When things are at their worst, Christianity is intensely enacted
A new University of Copenhagen PhD thesis has taken a look at faith as practiced in the daily lives of Danish cancer survivors. The thesis shows that Christian beliefs play a significant role in the lives of people suffering from cancer, and that their faith is often displayed in ways that challenge common perceptions of what Christianity is.
“My results show that people’s individual Christian faith becomes present during times of personal crisis. Faith and hope manifest themselves very intensely, but it is rare that they show in the classical forms we normally associate with Christianity. Rather than a single and static set of beliefs, everyday Christianity constantly unfolds in multiple ways and in relation to others,” says Christine Tind Johannessen-Henry, a PhD fellow at the University of Copenhagen’s Department of Theology.
Connections between faith and cancer
Christine Tind Johannessen-Henry carried out her research in collaboration with the Danish Cancer Society Research Center, as part of a cross-disciplinary project involving theology and health sciences. The research involved a questionnaire study of 1,043 people who have survived cancer; 20 of these survivors were also involved in an interview study with participant observation.
“The results of the study show that the deeper the crisis people find themselves in, the higher the level of validation of their various forms of faith and beliefs in God, while they also experience a greater will to live and more vibrant sense of being. The diverse forms of beliefs and hopes are enacted tightly interweaved with situations of confusion, anxiety and joy, all of which emerge as individual pass through diagnosis, chemotherapy, surgery and sequelae. These types of situations manifest in the bodies of the survivors, and continue to affect the individual for long periods of time,” says Christine Tind Johannessen-Henry.
Faith is belief in action
The research, Johannessen-Henry says, found that those participating in the study perform their faith in multiple ways. Denmark is often characterised as a very secular society, which builds on Christian values. The study results show that participants believe in Christian doctrine such as ‘God’ (59%), ‘A loving God’ (55%), ‘A forgiving God’ (49%), ‘Christ’ (51%) and ‘life after death’, in the sense that “the impact someone has had on the lives of others will continue to live on in their hearts after they die” (87%). People’s individual faith, however, shows through more than just utterances which can be determined by “yes” and “no”, but shows through the survivors’ different practices.
“Faith is how we ‘enact’ our beliefs – what we do when we find ourselves in any given situation and must deal with it. One example is when a cancer survivor gives a gift to a relative with the intention that will keep them related after the survivor passes away. Another is when we tell our children that God, angels or deceased family members will take care of them – or even speak to those who we believe will watch over our loved ones – we are, in effect, creating, sharing, giving and receiving faith as a part of a congregation. The images and metaphors we use and use to cope with difficult situations elucidate that Christianity always unfolds in relations and through the life situation of the believer. In this sense Christianity constantly develops, moves and renews and new spaces of faith is created” Johannessen-Henry says.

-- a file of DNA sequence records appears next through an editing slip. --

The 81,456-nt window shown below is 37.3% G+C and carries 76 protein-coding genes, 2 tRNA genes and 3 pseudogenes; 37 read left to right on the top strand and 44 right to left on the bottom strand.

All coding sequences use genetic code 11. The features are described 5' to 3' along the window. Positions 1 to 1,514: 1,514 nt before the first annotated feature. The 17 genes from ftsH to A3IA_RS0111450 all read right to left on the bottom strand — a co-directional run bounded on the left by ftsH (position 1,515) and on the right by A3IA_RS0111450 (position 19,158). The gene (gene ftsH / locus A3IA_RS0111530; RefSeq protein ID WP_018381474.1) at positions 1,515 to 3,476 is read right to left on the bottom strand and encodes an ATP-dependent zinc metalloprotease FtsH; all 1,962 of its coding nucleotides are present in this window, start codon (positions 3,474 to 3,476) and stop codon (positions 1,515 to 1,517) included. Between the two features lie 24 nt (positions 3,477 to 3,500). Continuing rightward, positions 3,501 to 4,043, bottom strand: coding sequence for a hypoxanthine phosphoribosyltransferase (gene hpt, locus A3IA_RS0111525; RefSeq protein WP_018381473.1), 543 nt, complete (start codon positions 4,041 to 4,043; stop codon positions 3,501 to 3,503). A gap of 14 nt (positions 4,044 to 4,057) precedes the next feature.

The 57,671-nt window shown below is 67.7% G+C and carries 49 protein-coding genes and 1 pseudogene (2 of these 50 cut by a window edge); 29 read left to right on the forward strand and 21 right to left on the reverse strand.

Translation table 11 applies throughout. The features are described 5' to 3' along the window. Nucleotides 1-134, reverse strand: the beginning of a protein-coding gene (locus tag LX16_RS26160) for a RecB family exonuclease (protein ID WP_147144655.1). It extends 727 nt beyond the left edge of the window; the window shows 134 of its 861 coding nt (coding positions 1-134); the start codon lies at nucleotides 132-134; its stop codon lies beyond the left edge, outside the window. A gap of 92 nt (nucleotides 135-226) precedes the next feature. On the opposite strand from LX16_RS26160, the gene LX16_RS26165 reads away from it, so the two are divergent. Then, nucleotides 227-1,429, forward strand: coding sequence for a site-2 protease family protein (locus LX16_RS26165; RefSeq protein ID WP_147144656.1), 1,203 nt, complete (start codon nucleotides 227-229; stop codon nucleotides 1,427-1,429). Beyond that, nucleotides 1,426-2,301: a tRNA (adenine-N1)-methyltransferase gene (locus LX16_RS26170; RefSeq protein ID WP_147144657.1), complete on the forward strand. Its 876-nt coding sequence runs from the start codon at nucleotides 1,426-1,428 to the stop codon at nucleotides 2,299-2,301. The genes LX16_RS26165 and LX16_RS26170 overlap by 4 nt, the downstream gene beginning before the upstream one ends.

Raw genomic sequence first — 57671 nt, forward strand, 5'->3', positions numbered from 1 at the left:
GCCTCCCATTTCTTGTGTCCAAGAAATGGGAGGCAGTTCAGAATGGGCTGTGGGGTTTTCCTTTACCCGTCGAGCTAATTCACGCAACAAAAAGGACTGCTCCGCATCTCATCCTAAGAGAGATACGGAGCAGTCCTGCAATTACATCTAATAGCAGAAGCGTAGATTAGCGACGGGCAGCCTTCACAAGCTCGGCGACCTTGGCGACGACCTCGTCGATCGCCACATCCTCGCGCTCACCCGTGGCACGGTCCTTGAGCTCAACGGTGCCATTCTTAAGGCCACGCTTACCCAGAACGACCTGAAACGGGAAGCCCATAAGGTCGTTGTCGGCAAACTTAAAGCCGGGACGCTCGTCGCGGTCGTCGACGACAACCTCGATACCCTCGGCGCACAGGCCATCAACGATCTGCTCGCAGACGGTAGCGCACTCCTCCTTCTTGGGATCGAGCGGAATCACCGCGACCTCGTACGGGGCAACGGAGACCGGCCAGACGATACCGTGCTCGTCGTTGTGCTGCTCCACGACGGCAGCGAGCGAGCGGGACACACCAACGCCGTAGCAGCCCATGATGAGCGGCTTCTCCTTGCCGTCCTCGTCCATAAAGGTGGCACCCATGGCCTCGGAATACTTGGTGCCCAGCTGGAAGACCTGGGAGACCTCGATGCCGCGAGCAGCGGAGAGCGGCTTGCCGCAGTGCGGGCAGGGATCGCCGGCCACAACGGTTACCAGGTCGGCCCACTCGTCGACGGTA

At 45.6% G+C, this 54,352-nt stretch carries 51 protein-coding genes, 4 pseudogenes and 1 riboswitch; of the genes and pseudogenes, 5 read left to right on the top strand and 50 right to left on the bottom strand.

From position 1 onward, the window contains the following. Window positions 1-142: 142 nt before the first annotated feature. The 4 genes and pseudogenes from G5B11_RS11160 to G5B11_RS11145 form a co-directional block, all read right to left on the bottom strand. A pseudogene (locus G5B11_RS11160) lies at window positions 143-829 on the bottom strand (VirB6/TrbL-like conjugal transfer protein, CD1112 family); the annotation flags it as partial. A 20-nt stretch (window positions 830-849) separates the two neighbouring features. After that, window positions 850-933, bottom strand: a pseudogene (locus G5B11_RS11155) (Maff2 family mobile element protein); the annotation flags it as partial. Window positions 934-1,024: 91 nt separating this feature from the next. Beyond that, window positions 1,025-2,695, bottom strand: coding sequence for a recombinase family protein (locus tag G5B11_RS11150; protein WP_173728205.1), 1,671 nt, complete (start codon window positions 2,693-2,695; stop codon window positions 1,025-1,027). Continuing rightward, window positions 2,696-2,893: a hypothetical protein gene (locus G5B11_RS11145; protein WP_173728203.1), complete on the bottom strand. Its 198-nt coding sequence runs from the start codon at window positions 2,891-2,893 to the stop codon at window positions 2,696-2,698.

The relation between dogmatic and everyday Christianity
In her PhD thesis, Johannessen-Henry emphasises the difference between Christianity that is dogmatically practice in theology and Church rituals, and Christianity that people live in their daily lives. These different “Christianities” repeatedly connect and link together, however. The project’s research shows that an individual’s faith constantly moves between ideas from Christian tradition and all sorts of non-Christian elements. According to Johannessen-Henry, these network of faith practises offer an understanding of how a doctrine such as “resurrection” is enacted in everyday life.
“Even though people suffering from cancer hold beliefs that might not be specifically Christian – for example ‘rebirth’ in other and very different versions – the mosaic of the Danish participants faith does incorporate pieces of Christianity – ‘God as loving father’, ‘omnipotence’, ‘sacrifice’, ‘crucifixion’, ‘guiding stars’, ‘angels’ – that it is impossible to claim that it isn’t Christian either. The different elements are so tightly woven together that it is impossible to distil perceptions of a ‘real’ Christianity from the ‘manyfolded’ and diverse Christianity,” Johannessen-Henry says.
Christine Tind Johannessen-Henry defended her dissertation, “The Polydoxy of Everyday Christianity. An Empirical-Theological Study of Faith in the Context of Cancer”, Friday 23 August 2013.